Circumstances You Can Change your Plea from ‘Guilty’ to ‘Not Guilty’
There is an non-exhaustive list of circumstances that may amount to a ‘miscarriage of justice’ or in other words that raises sufficient question about the integrity of the plea of guilty that courts have previously acknowledged, including the following (which is also outlined by Harrison AJ in Mao v DPP (NSW)  NSWSC 946:
- the nature of the charge to which the plea has been entered is not appreciated: R v Ferrier-Eli’s (1991) 55 A Crim R 231 at 233
- the plea is not ‘a free and voluntary confession’: R v Chiron  1 NSWLR 218 at 220
- the ‘plea was not really attributable to a genuine consciousnessof guilt’: R v Murphy  VR 187 at 191; also see Jimenez v R  NSWCCA 1 where appellant was given incorrect legal advice that the child pornography offence required depiction of persons under 18, when the element of the offence required depiction of persons under 16.
- there has been a ‘mistake or other circumstances affecting the integrity of the pleaas an admission of guilt’: Sagiv v R (1986) 22 A Crim R 73 at 80
- the plea has been ‘induced by threats or other impropriety’ and the appellant would not otherwise have pleaded guilty: R v Cincotta (Court of Criminal Appeal (NSW), 1 November 1995, unrep
- the plea is not unequivocal or is made in circumstances suggesting it is not a true admission of guilt(Maxwell v The Queen (1996) 184 CLR 501 at 511;  HCA 46
- The person who entered the plea was not in possession of all of the facts and did not entertain a genuine consciousness of guilt’: Favero  NSWCCA 320
Other circumstances that may amount to a miscarriage of justice:
- Where failure of the appellant to appreciate the nature of the charge and difficulties with an interpreter: Iral  NSWCCA 368
- Where the advice of trial counsel to enter the plea was held to be imprudent and inappropriate thus occasioning a miscarriage of justice: Wilkes (2001) 122 A Crim R 310
- Where senior counsel’s inappropriate advice on the applicant’s ability to challenge a relevant matter of fact occasioned a miscarriage of justice: McLean (2001) 121 A Crim R 484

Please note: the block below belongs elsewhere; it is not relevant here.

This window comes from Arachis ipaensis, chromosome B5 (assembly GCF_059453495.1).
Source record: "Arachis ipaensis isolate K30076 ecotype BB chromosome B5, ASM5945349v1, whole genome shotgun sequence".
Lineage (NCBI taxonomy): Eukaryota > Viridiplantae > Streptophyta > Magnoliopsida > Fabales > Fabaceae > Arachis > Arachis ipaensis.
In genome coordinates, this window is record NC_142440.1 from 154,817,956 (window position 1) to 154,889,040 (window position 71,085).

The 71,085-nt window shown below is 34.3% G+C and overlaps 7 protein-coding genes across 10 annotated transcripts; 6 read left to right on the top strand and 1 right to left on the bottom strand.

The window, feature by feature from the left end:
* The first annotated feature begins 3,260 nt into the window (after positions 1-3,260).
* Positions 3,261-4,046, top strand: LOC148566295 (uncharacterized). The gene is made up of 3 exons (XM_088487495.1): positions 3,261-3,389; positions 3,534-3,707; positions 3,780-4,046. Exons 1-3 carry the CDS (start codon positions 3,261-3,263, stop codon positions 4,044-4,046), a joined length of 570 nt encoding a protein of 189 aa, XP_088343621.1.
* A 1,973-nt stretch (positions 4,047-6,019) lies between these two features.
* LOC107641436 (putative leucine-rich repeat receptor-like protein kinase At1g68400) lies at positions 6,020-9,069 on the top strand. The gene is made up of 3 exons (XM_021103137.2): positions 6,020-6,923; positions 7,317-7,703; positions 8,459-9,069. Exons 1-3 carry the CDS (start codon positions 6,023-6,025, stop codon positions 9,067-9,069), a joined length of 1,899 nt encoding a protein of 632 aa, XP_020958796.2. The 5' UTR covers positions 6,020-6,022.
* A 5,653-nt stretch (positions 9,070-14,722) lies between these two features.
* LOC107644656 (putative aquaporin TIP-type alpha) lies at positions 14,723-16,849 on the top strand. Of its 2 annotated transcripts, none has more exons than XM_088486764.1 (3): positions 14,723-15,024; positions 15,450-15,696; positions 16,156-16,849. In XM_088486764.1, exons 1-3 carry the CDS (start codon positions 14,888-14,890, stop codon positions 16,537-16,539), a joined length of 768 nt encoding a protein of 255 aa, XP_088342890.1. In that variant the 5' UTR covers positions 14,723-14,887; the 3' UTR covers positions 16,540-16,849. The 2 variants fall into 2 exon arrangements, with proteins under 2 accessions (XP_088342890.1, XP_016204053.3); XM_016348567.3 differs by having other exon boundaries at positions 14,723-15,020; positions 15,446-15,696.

- Where counsel placed improper pressure upon the accused: Bercheru  NSWCCA 102
- where an accused is induced by threats from a fellow accused or police officer to plead guilty where otherwise he/she would have pleaded not guilty: R v Murphy (1965) VR 187 at 190
- Where in offering a plea, an accused did not appreciate the nature of the charges or did not intend to admit guilt, or where the applicant on the admitted fact would not in law have been convicted of the offences charged: Lawson v The Queen  NSWCCA 44 (22 March 2011) at 
Circumstances You Cannot Change your Plea from Guilty to Not Guilty
Some of the instances that you cannot successfully traverse the plea from guilty to not guilty on the grounds of a miscarriage of justice include claims that you were innocent or claims that you pleaded guilty for reason(s) other than guilt.
The court in Sabapathy v The Queen  NSWCCA 82 acknowledged that there will be no miscarriage of justice where the court acts upon a plea of guilty “entered in the exercise of a free choice in what the accused believes to be his interests at the time” and “where there is a genuine consciousness of guilt”.
The Courts acknowledge, what lawyers refer to as a ‘convenience plea’. This is where a person can plead guilty to a criminal charge regardless of whether or not he/she considers him or herself (or is) guilty to innocent. People may do this out of the avoidance of uncertainty and anxiety arising from criminal proceedings, avoidance of publicity or expense. Some may plead guilty to protect another, or to simply gain a sentencing discount by pleading guilty early.
Pleading guilty out of convenience in this way does not amount to a miscarriage of justice provided it was done out of an apparent sound mind and understanding and out of free choice in the interests of the person entering the plea. This was also acknowledged in the case of Loury v Regina  NSWCCA 158.
Special acknowledgment to barrister Will Tuckey’s paper on pleas and traversals.